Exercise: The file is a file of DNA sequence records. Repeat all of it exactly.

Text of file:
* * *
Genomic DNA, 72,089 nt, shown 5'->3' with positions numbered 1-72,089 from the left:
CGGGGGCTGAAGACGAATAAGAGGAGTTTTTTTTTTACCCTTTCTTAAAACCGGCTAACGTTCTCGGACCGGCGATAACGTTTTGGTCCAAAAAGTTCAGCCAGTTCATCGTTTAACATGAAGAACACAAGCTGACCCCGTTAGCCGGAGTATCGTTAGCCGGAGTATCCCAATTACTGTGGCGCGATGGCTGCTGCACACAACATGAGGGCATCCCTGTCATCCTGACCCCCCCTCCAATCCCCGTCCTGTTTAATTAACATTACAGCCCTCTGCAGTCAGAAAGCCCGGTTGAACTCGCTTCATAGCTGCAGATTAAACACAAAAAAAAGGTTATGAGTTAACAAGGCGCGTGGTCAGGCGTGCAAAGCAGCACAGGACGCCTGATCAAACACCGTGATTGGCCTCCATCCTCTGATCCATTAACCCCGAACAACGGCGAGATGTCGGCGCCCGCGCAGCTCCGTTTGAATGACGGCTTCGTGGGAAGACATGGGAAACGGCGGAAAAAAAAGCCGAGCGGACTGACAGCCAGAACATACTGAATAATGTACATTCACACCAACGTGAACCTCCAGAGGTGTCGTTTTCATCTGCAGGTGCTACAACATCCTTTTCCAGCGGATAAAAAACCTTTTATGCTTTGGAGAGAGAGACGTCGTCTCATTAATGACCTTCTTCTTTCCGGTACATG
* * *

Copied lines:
Genomic DNA, 72,089 nt, shown 5'->3' with positions numbered 1-72,089 from the left:
CGGGGGCTGAAGACGAATAAGAGGAGTTTTTTTTTTACCCTTTCTTAAAACCGGCTAACGTTCTCGGACCGGCGATAACGTTTTGGTCCAAAAAGTTCAGCCAGTTCATCGTTTAACATGAAGAACACAAGCTGACCCCGTTAGCCGGAGTATCGTTAGCCGGAGTATCCCAATTACTGTGGCGCGATGGCTGCTGCACACAACATGAGGGCATCCCTGTCATCCTGACCCCCCCTCCAATCCCCGTCCTGTTTAATTAACATTACAGCCCTCTGCAGTCAGAAAGCCCGGTTGAACTCGCTTCATAGCTGCAGATTAAACACAAAAAAAAGGTTATGAGTTAACAAGGCGCGTGGTCAGGCGTGCAAAGCAGCACAGGACGCCTGATCAAACACCGTGATTGGCCTCCATCCTCTGATCCATTAACCCCGAACAACGGCGAGATGTCGGCGCCCGCGCAGCTCCGTTTGAATGACGGCTTCGTGGGAAGACATGGGAAACGGCGGAAAAAAAAGCCGAGCGGACTGACAGCCAGAACATACTGAATAATGTACATTCACACCAACGTGAACCTCCAGAGGTGTCGTTTTCATCTGCAGGTGCTACAACATCCTTTTCCAGCGGATAAAAAACCTTTTATGCTTTGGAGAGAGAGACGTCGTCTCATTAATGACCTTCTTCTTTCCGGTACATG